Health Benefits of Avocado
Looks like a pear, tastes like butter. This fruit, with skin distinctively resembling an alligators back, has been called a “super fruit” by several experts, but why?
It’s not that big, but an avocado contains literally everything a person needs to survive. Cholesterol-free, high in fiber and with a contents of about 20 essential nutrients, I can kind of see where they’re coming from. By eating this fruit you will be getting, among other things, a dose of omega-3, vitamins E, C, D, A, K and B, fiber, folic acid and potassium. I guess you can forget about supplements for now.
Avocados and Health
But avocados won’t only allow you to survive and function; they will also make you healthier.
Foods, with contents like this, will ensure you have “a brilliant brain, healthy heart and eagle eyes”, meaning less risks of Parkinson’s and Alzheimer’s, diabetes, cancer, heart diseases and many others.
The carotenoids in avocados are proven to prevent eye diseases and benefit your sight. Carotenoids themselves, when in your bloodstream, also aid the absorption of other nutrients you consume. So adding avocado into your salad will ensure you will get the best out of all its components.
Because of their quite high fat content, avocados will leave you feeling full for longer without actually making you fatter. The fat in avocados is considered the “good” kind of fat. Avocados are also a source of natural fiber that will help your digestive system run smoothly, which is essential for those that want to loose weight.
Avocados will even protect you and your unborn baby. Studies have shown that avocados contain a high amount of folic acid – a nutrient essential for your baby to be born healthy and develop well. The same nutrient is responsible for our heart health so if you have a family history of heart problems, if you smoke or have excessive weight – avocados should most certainly be included in your diet.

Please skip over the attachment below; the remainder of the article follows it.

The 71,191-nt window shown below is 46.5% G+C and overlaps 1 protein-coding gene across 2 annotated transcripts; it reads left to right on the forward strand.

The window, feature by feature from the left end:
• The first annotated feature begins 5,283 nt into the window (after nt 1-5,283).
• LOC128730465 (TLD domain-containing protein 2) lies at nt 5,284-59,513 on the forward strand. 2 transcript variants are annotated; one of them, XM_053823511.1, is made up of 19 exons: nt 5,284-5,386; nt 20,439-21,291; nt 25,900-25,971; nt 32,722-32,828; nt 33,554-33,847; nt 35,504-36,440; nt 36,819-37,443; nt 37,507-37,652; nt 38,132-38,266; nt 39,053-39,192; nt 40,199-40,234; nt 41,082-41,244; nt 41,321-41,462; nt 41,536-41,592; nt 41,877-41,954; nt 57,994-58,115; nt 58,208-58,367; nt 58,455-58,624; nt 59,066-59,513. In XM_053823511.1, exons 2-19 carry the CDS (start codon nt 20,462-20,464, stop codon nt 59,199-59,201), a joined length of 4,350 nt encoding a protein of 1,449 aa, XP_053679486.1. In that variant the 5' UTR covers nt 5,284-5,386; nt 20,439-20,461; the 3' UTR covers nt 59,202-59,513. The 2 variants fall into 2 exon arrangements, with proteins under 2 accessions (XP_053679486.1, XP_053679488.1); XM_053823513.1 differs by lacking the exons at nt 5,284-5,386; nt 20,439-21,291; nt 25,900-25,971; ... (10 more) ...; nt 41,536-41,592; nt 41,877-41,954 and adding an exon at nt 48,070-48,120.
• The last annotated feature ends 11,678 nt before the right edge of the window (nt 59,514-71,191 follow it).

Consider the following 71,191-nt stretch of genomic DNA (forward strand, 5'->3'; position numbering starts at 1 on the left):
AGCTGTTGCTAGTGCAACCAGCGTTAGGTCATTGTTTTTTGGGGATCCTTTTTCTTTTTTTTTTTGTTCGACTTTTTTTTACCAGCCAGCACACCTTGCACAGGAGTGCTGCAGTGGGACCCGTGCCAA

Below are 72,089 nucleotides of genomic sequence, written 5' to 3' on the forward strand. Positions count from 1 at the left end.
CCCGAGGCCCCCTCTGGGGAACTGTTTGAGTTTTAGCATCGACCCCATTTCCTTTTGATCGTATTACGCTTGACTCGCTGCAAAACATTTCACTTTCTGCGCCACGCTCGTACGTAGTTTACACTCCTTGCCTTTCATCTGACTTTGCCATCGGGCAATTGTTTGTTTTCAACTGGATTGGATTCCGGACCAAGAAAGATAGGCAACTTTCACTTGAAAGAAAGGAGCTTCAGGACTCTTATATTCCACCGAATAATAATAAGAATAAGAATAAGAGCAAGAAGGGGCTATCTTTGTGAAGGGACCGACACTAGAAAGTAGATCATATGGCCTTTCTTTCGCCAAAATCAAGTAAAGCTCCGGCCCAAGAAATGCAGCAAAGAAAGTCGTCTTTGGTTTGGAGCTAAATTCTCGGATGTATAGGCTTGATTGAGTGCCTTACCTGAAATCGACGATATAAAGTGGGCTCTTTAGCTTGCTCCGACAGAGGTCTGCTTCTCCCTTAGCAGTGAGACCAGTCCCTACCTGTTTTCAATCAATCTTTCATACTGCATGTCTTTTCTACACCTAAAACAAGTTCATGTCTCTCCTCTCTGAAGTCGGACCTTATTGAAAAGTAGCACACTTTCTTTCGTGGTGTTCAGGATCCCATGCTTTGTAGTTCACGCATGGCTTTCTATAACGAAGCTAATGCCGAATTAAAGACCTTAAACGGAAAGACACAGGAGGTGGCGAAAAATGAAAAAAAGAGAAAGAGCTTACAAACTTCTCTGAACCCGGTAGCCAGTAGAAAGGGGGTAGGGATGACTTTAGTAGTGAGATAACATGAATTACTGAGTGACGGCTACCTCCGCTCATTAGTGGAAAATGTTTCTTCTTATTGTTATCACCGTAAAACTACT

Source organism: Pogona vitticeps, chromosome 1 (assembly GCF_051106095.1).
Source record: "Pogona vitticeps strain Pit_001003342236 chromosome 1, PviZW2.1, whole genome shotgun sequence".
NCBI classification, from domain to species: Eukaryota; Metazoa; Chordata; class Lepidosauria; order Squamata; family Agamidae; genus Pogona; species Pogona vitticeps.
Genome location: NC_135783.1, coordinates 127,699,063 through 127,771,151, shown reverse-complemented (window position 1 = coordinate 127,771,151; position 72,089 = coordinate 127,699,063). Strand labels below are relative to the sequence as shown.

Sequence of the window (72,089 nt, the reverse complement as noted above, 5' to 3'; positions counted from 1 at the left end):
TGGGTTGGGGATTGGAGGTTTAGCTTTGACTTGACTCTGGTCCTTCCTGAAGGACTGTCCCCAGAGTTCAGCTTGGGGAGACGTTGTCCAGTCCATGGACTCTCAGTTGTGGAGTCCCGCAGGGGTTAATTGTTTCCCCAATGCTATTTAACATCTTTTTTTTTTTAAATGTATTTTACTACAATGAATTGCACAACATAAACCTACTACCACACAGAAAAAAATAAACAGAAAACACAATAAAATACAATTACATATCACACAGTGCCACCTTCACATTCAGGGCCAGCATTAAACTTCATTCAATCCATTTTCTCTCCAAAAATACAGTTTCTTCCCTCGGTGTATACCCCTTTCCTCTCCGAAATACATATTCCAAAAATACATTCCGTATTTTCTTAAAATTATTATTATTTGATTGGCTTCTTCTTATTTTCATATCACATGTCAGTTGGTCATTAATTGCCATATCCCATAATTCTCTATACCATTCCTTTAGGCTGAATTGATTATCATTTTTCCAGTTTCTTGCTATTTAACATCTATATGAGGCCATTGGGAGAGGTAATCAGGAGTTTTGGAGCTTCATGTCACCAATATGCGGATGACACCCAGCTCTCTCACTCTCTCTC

Where to Put Your Avocado
First of all, you have to know how to peel it properly. Most of the nutrients of an avocado are located right underneath its skin layer, so you have to be very careful not to damage them. In order to peel an avocado, cut it in half, avoiding the seed. Then, twist both halves away from each other to dislocate the seed. Cut each of the remaining halves lengthwise and remove the skin from each of them, using your index finger and thumb. Easy.
Mostly, avocados are consumed raw the same way you’d receive the benefits of juicing. You can add it to a salad or mash it up and put into your sandwich. But you could also use an avocado as a substitute to butter during baking, for example. It has less unhealthy protein and carbohydrates than ordinary butter so is a much healthier option (you literally won’t taste the difference though).
The only thing you should be cautious about is that avocados have quite a high fat content, meaning a lot of calories. Not something you’d want, especially if you’re trying to control your weight unless you’re enjoying benefits of yoga. However, recent nutrition studies have shown that the fat in avocados is, in fact, monounsaturated – the “good” kind of fat that actually lowers cholesterol levels. It’s up to you to decide whether or not you will be cautious with this fruit or not. At the end of the day, the amount of benefits received from eating an avocado seriously outshines its (possibly) high calorie content.